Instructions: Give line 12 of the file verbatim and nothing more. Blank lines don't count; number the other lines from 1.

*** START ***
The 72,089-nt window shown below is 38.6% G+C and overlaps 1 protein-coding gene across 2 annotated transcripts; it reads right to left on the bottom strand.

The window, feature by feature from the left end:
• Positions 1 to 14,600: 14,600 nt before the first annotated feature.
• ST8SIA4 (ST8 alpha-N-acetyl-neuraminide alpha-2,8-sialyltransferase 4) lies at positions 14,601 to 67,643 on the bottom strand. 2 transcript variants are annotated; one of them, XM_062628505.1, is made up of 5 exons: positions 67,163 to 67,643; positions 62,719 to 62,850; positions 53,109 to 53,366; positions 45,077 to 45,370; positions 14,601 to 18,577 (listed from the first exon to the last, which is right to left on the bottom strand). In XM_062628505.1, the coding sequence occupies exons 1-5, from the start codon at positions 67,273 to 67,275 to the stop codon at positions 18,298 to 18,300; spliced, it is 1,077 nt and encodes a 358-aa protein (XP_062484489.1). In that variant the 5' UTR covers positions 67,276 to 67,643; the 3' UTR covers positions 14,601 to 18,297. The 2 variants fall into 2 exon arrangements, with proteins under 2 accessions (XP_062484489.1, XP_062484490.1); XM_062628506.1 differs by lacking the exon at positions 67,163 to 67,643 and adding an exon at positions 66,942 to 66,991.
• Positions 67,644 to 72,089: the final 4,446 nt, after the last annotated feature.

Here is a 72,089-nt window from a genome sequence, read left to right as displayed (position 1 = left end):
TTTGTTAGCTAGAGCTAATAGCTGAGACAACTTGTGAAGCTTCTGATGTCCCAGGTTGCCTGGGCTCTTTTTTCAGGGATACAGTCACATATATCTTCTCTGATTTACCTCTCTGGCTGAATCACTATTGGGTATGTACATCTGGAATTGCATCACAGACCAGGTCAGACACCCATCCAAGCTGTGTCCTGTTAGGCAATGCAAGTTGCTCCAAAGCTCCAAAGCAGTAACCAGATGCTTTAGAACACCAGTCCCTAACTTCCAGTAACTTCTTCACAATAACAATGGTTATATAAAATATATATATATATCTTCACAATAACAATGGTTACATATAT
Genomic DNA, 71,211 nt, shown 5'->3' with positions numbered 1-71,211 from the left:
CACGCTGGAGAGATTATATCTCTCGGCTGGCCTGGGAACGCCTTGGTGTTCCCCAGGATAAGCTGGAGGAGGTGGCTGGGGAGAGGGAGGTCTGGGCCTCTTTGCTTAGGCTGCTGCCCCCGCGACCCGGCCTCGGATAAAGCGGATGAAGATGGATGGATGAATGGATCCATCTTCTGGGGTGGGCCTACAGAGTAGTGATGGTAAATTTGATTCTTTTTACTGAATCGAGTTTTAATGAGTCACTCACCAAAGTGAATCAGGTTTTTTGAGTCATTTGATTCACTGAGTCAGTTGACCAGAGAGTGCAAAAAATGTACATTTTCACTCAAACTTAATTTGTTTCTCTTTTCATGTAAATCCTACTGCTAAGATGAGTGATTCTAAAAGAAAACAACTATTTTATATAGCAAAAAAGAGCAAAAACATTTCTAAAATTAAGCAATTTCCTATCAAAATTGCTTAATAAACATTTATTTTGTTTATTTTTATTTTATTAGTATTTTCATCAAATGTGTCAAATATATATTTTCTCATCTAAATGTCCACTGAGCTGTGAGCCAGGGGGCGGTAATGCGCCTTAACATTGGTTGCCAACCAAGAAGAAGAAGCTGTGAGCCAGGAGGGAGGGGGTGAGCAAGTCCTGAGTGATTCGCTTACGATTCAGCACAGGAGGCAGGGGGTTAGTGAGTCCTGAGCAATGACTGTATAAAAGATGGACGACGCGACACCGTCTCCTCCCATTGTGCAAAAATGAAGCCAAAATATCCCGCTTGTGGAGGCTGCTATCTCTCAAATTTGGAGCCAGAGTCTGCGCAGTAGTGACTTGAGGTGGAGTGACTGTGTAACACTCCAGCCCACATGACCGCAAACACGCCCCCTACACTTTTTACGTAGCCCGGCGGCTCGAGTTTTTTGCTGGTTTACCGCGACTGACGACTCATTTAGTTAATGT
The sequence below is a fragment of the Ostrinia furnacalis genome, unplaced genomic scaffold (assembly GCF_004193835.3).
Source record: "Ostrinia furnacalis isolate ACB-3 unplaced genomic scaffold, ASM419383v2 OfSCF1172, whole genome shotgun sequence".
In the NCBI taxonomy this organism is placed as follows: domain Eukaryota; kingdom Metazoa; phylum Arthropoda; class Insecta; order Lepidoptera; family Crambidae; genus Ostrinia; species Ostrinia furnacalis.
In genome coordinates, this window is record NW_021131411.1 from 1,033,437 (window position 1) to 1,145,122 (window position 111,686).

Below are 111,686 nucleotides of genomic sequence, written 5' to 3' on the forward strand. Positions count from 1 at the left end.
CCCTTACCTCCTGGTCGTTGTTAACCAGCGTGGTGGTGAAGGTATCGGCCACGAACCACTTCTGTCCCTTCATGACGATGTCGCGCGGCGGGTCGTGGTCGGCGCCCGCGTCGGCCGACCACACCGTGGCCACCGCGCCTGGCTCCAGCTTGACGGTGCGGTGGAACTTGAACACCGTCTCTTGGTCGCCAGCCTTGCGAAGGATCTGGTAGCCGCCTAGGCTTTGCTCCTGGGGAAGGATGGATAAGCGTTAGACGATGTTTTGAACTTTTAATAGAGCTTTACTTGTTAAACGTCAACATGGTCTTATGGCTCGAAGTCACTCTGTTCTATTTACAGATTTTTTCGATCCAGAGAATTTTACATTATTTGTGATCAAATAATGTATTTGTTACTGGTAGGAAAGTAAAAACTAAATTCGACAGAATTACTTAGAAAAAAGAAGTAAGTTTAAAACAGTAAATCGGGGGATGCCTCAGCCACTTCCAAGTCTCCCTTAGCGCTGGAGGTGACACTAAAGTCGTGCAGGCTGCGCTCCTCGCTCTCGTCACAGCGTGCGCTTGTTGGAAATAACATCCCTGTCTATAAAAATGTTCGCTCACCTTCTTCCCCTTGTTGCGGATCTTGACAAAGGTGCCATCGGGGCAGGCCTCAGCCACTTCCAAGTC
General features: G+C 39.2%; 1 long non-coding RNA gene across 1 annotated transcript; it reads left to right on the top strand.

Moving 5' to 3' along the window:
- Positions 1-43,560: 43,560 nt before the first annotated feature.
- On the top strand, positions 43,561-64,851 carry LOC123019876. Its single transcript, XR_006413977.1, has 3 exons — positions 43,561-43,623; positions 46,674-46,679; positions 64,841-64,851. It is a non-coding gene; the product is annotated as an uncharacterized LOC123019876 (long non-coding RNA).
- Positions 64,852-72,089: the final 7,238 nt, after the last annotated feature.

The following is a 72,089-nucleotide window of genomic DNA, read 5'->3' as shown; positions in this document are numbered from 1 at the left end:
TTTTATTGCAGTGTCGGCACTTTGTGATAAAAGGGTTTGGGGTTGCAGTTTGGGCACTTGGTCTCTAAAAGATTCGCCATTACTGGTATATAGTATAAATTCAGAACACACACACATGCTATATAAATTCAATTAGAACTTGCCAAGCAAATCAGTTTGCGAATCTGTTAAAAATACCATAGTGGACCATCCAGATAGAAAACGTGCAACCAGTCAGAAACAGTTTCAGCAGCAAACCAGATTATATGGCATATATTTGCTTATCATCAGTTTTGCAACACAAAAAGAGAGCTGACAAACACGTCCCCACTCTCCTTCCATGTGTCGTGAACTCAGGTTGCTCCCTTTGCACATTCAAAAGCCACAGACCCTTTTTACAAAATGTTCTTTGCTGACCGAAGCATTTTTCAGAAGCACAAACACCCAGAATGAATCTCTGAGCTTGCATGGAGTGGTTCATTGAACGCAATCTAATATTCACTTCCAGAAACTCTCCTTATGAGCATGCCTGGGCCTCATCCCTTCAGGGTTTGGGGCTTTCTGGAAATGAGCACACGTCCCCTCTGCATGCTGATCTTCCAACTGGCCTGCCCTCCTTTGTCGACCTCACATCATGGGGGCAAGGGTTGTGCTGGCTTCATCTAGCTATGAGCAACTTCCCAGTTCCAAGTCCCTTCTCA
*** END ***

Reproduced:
In the NCBI taxonomy this organism is placed as follows: domain Eukaryota; kingdom Metazoa; phylum Arthropoda; class Insecta; order Lepidoptera; family Crambidae; genus Ostrinia; species Ostrinia furnacalis.